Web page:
I was up early for a little garden tending before church. The new white monkey flower has come back for a second bloom. A delight to see it becoming established, just in time for the rainy season.
I trimmed back the two butterfly bushes to let them rest, leaving a core and trimming off the lower shoots. They have always responded well to pruning – my kind of plant. Next fall I may need the loppers to cut back the central stems.
I watched the sunrise over the barn as I fed Spots this morning. Sunrise is now just after 7.00. I may need to adjust to my winter schedule soon.
At breakfast I saw a hummingbird on the bottle brush just outside the nook window. I am reminded of the hummingbird on Ben’s marker. The hummingbirds find any number of interesting sources of nectar in the garden.
A white egret soaring gently through the sky stopped me. I watched it disappear into Jerry’s pine tree.
Mike and I are starting the renovation of Spots’s house for the winter. I cleared out the manure and dried mud from inside. The four by eight sheet of plywood that will be the new roof received two coats of stain sealer, the color that I rejected for the barn steps.
This morning began with a light pruning of the fringe flower under the breakfast nook window. The blooms are just beginning to show. I usually look for full bloom in December.
Sent Martha a picture of the astermania this year. The full bloom is a little late this year but still magnificent. I will let it flop over the sidewalk for the next few weeks. Astermania draws amazing swarms of bees.
I lost the new primrose in the Circle Garden overnight. Time to let go of that dream and enjoy the Mexican primrose in Oakland.
I dug out the Spanish lavender gleefully. As is the habit of the plant, it was overgrown and mostly dead underneath and at the center. Removing the lavender will also allow the spectacular lilac osteospermum to expand. I will look for a rockrose or salvia to fill the newly opened space in the back porch garden.
Warmer temperatures due for the rest of the week and wildfire warnings. I was able to mow the lawn at midday.
At breakfast I can watch robins on the front flagstone outside the kitchen window. The garden draws lots of birds. Hummingbirds in particular find plenty of plants to feed from.
Today was the first Sunday for in-person services at Creekside. A blessing to see half of the congregation come back.
I removed the oenothera from the Circle Garden at the barn having found another “Beach Primrose” at Annie’s – camissonia cheiranthifolia. As I planted, the ground was moist but well drained. In the same quadrant of the circle garden I also planted a native iris – aristea inaequalis, having among other wonderful qualities a tolerance for clay. I added a new feeder to the irrigation line directed to the iris. The blue eyed grass just might survive.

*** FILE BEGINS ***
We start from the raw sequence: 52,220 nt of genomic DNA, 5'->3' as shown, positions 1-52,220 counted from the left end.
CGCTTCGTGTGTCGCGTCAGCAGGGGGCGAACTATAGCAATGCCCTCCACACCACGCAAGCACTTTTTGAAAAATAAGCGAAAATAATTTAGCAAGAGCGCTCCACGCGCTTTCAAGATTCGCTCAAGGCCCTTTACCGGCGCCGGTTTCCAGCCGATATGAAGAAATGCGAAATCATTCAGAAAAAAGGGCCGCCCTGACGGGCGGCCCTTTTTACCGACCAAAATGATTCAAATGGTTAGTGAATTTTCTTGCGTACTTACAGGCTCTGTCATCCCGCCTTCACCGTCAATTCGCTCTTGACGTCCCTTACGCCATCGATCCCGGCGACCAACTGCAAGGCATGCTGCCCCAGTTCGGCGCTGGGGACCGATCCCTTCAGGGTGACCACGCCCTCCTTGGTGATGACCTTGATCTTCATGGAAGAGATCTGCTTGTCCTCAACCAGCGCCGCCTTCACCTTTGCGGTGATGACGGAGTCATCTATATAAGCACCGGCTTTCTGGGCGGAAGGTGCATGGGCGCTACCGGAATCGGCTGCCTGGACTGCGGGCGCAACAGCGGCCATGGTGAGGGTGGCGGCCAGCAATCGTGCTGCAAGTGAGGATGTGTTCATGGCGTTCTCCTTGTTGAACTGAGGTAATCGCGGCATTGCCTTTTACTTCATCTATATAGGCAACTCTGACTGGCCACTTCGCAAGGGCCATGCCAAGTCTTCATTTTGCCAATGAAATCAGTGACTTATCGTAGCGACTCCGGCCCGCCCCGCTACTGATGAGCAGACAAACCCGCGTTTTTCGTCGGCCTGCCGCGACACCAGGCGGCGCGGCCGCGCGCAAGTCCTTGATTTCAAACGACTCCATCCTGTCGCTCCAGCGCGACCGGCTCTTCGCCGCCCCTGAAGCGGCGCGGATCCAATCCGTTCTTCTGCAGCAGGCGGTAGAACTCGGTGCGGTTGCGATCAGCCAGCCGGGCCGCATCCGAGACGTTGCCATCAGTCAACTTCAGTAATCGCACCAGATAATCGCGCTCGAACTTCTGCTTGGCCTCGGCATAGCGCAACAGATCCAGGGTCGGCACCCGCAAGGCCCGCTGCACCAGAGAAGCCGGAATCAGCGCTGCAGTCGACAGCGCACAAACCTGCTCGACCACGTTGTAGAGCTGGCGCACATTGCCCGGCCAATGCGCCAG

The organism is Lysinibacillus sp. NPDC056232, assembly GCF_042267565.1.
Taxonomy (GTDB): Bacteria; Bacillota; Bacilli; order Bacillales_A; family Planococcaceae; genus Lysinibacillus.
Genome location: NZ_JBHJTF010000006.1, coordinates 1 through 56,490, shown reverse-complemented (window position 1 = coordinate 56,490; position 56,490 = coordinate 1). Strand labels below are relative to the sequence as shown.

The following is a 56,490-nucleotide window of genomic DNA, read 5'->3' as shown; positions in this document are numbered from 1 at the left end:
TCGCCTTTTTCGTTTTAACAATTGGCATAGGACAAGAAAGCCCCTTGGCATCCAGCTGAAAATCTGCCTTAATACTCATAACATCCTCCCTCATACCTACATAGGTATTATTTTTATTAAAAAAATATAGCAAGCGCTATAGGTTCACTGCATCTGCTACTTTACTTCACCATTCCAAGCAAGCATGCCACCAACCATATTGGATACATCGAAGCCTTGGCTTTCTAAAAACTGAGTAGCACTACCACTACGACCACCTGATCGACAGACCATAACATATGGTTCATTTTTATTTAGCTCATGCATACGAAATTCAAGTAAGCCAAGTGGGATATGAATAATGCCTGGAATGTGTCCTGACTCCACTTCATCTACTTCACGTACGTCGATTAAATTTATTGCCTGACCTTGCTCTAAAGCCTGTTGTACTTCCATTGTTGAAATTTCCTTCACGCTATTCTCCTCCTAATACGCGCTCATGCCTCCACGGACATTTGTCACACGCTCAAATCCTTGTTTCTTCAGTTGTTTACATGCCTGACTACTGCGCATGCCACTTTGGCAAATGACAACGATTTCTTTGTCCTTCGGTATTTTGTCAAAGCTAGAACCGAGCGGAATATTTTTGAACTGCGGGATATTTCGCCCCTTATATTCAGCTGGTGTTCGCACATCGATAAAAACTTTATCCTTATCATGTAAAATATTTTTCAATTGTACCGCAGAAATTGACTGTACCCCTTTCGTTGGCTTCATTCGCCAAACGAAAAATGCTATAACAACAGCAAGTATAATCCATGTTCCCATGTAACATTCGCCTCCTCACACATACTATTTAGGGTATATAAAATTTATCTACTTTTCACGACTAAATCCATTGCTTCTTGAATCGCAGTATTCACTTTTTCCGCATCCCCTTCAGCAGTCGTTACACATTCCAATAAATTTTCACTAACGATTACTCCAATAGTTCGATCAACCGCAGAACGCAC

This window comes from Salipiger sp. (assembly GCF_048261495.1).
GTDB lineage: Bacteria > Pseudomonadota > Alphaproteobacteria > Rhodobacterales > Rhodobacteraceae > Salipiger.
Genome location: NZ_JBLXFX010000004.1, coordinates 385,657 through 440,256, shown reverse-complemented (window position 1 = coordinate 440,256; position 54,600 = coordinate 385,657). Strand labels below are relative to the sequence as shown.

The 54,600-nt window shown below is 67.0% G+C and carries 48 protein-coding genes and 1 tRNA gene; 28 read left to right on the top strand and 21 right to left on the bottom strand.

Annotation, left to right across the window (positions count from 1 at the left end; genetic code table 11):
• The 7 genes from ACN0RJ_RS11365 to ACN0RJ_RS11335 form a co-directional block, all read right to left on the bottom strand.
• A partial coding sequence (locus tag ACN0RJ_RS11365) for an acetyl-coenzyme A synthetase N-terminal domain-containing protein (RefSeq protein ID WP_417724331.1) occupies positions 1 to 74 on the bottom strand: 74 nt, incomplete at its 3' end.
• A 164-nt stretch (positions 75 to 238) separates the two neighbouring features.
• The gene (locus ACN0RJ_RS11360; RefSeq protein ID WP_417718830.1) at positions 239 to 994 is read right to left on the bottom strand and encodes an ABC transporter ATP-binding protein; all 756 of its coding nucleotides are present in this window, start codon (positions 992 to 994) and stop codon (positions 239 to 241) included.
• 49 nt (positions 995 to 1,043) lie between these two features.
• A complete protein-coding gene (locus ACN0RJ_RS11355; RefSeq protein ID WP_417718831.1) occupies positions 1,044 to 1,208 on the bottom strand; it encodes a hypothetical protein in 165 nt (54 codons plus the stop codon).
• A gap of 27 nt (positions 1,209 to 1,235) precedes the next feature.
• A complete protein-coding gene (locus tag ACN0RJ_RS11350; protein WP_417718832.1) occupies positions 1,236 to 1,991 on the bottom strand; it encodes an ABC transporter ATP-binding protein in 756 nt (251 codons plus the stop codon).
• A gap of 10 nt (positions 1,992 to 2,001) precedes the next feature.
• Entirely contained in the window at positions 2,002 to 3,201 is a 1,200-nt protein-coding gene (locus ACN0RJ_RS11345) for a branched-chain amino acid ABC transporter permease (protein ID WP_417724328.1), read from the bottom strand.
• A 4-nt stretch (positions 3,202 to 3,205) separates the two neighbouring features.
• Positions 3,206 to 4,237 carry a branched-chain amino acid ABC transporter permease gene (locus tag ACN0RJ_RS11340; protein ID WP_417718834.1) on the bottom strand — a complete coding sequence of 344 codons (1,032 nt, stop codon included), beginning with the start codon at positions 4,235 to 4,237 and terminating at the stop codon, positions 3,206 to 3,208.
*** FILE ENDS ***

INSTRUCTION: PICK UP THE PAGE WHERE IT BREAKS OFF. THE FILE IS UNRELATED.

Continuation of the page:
This is harvest time for the grapes. We bottled 25 cases of a 2018 zinfandel barbera blend today to clear a barrel. A long lunch followed after which we ripped into the Republicans.
The day was cloudy with no rain, making for a spectacular sunset. Gun metal skies, with the sun lowering below the clouds to give the last light of day.
The Monterey agave has its first bloom. It wintered over last year and appears to be fully established as the anchor for the front succulent garden. The container plants will be sheltered along the house for the winter months.
Canadian geese overhead are a daily routine, now that cooler temperatures have come. Sunrise is now after 7.00, and the day is down to eleven and a half hours.
As I fed Spots, a large flock of our Canadian visitors flocked overhead, loud cries in the morning sky. Early morning skies are gray now even as the sun rises about 7.00. My morning awakening is adjusting to the shortening days.
The front hose had no water pressure this morning. Before giving in to despair I checked the filter, an it was black. The pond water is pulling in a lot of algae as the water level recedes. I scrubbed out the filter and water pressure was back like magic. Mike reminded me that we have a spare filter in the garage. Next time I will soak one filter in bleach and swap in the spare.